But I think this is really a deeper issue than a “can I trust my husband?” thing, since it seems you are more struggling with feeling left out/jealous of his opportunities, than really struggling with worry about his fidelity. I think that speaks more to a frustration about your current phase in life than specific jealousy about your husband. It’s his “freedom to go”, to stay out late if he wants to, to be ANYWHERE OTHER THAN HOME, to make friends etc, that shines a very bright light on some of the hardest things about motherhood… that being that life is just so. darn. continuous.
Remember when Fridays meant the end of the week? Ha, not so with moms.
Remember when weekends meant sleeping in? Not so with little ones.
Remember when eating out meant a meal free of issues? Not so with moms: either you’re wrangling people to just-sit-still at the table, or you’re bleeding from the nose with how much it costs to pay a babysitter. Tick tock. How long do we have?
Remember when someone asked you if you wanted to catch a movie, and you could say YES? Not anymore.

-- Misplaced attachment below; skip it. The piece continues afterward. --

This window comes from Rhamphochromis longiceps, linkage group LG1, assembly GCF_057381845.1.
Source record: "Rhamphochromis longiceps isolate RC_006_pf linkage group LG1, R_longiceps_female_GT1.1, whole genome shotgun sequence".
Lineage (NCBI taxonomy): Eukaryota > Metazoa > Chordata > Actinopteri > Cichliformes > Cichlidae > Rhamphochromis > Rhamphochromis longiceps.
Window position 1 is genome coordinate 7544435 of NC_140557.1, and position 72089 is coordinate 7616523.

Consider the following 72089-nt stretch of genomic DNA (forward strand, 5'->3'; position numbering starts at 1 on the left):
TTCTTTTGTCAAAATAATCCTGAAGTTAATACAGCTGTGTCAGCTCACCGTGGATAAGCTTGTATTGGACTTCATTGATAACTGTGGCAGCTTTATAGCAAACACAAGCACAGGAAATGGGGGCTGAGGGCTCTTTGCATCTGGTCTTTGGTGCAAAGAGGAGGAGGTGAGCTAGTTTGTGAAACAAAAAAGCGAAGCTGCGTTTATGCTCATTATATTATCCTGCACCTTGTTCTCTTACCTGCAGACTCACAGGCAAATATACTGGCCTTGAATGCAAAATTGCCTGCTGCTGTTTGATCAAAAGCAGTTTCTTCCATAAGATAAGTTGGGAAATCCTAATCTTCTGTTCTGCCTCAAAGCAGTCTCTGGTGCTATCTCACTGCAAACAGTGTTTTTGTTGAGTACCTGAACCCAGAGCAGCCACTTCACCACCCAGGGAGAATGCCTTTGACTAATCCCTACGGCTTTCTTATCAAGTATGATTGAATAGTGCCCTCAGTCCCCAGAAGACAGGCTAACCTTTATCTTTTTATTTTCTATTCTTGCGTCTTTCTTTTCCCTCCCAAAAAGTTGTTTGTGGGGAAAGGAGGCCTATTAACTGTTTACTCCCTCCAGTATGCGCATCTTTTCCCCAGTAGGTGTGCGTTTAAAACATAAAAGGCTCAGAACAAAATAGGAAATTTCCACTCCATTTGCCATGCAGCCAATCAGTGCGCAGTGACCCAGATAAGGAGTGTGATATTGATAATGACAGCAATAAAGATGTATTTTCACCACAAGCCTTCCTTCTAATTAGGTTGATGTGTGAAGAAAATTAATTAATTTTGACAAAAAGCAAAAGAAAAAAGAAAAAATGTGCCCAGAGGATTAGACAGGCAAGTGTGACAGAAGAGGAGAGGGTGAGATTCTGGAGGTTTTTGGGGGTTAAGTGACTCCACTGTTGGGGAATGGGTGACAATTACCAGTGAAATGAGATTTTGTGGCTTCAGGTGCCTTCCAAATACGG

Remember when you had hobbies you liked to do after work? Not anymore: now there’s the carnage of cheerios and drool that comes after the kids are finally, finally asleep.
Remember when you used to do something and feel a sense of accomplishment that it was actually DONE? And sometimes people PAID you for it? Ha.
The life of a mom of small people is exhausting in physical and profoundly personal ways: for you work ALL DAY and it just gets undone by small people. What you tidy gets dumped out. What you clean gets smeared. What you fold gets worn. What you cook gets consumed, or worse yet – complained about and dumped on the floor.
Before I went on maternity leave, I supervised two interns. They came to visit me a few weeks after my eldest was born, and I was stunned to find I was insanely jealous of them describing the hum drum of making thousands of copies. I used to hate making copies, but all of a sudden I was crazy jealous of the fact that they had something to do which, at the end of their effort, would yield a VISIBLE PILE OF SOMETHING THAT HADN’T BEEN THERE BEFORE. Like real, genuine evidence of productivity. I was beside myself with jealousy. About stacks of colored paper.